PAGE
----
F1 teams not immune from inflation issues, warns Christian Horner

Red Bull team principal calls on FIA to address problem of rising costs.

F1 teams not immune from inflation issues, warns Christian Horner

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  • Budget cap currently sits at US$140m
  • Horner’s stance backed by Ferrari, Mercedes and McLaren
  • Alfa Romeo, Alpine, Haas and Williams voted against proposal for inflationary adjustment

Red Bull Racing team principal Christian Horner believes Formula One teams will have to miss races this season unless the series’ budget cap is increased amid rising costs.  

“Seven of the teams would probably need to miss the last four races to come within the cap this year,” Horner told the BBC.

“It's not just about the big teams. It's teams in the middle of the field who are really struggling with inflationary issues.”

Horner added that the International Automobile Federation (FIA), Formula One’s governing body, “needs to address” the issue. The current budget limit is US$140 million.

“Energy bills, costs of living, costs are going exponentially, and F1 is not exempt,” he continued. “Freight has quadrupled and that’s not something we can control.”

The BBC reports that Ferrari, McLaren and Mercedes support Horner’s position. However, Alfa Romeo, Alpine, Haas and Williams voted against a proposal for an inflationary adjustment when it was proposed last month.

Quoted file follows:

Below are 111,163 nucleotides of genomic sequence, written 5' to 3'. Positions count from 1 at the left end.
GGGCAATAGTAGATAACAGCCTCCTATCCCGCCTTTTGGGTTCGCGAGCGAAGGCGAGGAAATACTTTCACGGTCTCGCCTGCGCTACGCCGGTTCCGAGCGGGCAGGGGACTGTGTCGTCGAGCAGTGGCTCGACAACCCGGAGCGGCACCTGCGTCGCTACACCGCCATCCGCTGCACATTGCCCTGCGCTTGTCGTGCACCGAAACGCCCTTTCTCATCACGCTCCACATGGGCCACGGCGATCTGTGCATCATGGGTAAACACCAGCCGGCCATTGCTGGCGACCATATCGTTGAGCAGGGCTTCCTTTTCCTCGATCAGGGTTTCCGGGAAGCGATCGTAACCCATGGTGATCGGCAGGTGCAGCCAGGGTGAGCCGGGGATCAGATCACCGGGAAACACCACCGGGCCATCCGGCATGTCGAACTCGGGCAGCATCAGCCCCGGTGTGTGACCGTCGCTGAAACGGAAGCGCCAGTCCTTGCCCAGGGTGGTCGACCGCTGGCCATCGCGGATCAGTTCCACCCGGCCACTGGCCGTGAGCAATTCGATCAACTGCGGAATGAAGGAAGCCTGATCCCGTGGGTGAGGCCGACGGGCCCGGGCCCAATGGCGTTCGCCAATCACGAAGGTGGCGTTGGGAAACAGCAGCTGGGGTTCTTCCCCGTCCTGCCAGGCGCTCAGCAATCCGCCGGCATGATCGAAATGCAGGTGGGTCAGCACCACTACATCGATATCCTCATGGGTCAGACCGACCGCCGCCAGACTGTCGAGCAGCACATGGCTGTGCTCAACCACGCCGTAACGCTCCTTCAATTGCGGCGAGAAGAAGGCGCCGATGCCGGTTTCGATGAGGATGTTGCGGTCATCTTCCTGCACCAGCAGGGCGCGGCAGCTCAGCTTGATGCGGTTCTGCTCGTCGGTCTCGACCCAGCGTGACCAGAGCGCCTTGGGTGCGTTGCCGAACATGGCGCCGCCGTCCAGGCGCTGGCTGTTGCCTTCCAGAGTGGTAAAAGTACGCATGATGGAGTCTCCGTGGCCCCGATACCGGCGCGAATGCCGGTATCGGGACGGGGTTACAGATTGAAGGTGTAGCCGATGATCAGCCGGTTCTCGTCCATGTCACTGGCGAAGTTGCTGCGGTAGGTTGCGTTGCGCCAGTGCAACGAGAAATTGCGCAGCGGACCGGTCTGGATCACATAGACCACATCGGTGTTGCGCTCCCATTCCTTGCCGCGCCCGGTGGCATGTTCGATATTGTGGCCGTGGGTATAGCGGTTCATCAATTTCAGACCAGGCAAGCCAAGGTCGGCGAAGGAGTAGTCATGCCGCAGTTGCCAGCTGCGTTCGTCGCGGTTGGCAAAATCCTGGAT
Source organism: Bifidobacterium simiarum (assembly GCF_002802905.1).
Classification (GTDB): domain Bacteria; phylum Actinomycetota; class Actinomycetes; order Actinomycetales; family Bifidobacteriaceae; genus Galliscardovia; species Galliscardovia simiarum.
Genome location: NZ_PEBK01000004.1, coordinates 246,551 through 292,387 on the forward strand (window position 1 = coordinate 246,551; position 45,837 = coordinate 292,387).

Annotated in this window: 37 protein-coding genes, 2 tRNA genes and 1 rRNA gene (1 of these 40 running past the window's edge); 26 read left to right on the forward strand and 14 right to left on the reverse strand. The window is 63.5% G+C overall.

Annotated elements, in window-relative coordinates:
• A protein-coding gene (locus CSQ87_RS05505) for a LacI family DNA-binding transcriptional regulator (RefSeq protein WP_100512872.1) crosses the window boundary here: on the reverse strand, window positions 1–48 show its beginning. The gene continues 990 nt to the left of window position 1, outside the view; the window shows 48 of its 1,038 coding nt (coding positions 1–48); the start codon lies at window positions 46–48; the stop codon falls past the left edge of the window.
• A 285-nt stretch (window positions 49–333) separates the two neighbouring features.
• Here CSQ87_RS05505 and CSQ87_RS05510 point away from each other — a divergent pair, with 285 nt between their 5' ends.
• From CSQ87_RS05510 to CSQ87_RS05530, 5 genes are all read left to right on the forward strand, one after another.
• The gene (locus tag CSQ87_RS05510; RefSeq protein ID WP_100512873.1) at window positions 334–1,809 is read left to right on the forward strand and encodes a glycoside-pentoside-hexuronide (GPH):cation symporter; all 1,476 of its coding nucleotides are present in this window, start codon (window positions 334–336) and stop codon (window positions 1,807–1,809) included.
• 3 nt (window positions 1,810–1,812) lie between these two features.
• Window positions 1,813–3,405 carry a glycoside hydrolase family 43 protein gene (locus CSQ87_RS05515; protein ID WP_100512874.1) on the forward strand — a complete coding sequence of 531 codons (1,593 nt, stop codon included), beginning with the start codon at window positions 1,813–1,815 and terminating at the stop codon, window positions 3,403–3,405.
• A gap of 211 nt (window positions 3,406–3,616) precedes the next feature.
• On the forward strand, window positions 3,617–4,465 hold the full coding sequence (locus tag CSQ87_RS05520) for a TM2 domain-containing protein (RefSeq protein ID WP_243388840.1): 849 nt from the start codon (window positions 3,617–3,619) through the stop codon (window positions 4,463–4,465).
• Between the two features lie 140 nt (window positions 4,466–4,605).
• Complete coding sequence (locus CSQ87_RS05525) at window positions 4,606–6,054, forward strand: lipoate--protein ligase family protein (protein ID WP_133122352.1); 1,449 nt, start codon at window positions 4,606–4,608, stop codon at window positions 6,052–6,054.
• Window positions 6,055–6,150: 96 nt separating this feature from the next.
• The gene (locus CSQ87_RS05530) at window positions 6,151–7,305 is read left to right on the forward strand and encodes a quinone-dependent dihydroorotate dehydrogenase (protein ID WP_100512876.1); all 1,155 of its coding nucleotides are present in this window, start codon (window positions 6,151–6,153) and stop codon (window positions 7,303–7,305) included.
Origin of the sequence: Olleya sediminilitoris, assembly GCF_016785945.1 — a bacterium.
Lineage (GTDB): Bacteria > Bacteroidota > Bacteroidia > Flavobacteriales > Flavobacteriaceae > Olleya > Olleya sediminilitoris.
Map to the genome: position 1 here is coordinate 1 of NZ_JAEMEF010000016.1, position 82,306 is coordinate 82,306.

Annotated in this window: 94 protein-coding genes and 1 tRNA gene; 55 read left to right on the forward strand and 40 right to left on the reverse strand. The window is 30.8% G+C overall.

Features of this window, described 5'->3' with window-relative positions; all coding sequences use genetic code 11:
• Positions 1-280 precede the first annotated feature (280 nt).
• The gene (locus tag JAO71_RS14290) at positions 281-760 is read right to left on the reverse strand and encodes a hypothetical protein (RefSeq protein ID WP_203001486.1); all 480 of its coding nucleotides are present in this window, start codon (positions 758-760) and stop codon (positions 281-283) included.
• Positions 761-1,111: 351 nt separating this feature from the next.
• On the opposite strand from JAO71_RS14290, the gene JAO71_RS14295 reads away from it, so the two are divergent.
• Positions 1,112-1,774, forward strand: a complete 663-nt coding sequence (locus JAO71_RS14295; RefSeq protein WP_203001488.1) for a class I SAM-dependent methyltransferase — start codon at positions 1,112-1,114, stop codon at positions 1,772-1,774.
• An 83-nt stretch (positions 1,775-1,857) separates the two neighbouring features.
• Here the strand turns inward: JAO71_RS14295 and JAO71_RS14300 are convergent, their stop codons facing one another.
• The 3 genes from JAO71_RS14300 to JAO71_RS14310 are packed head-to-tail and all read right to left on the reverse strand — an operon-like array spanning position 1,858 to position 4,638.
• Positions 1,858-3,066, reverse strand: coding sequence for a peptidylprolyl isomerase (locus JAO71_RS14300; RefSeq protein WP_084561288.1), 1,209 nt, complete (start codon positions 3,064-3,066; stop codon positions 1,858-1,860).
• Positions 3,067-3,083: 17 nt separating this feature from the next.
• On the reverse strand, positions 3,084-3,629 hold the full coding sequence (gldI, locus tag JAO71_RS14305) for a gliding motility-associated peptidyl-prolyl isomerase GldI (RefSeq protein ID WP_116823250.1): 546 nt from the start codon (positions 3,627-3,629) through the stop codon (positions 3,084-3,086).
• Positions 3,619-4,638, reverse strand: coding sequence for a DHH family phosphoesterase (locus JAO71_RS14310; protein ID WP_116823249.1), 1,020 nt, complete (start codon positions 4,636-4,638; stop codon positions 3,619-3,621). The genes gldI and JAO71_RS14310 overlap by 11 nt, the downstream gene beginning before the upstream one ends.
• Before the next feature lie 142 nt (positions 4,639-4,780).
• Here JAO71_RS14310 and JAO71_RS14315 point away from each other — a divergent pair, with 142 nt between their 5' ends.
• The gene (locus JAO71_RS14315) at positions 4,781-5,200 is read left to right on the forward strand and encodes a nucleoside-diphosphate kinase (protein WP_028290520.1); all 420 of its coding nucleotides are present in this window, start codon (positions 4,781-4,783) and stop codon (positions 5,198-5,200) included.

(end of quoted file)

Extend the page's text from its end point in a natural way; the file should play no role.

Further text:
“We’ve set our budgets early, we kind of anticipated a little bit of the inflation,” said Otmar Szafnauer, team principal of Alpine. “Inflation didn’t just creep up on us. If we can do it, for sure others can do it too. I’m not for just increasing the cap.

“When freight costs go up by US$2.5 million or US$3.5 million, but your development budget is US$20 million, can you not make your development budget US$17 million and still be under the cap? You can.”

An Aston Martin spokesperson added that the team supported a budget cap increase in line with inflation but it did not see the need 'for an increase greater than that'.

Horner’s comments could be perceived as a way for his team, as well as Formula One’s other big hitters, to maintain their high levels of spending, potentially increasing inequality across the grid. The budget cap was introduced to help reduce this.

Ferrari team principal Mattia Binotto also appeared to ramp up the mind games with championship rivals Red Bull, suggesting earlier this month that Horner’s team had already spent a major chunk of their budget cap.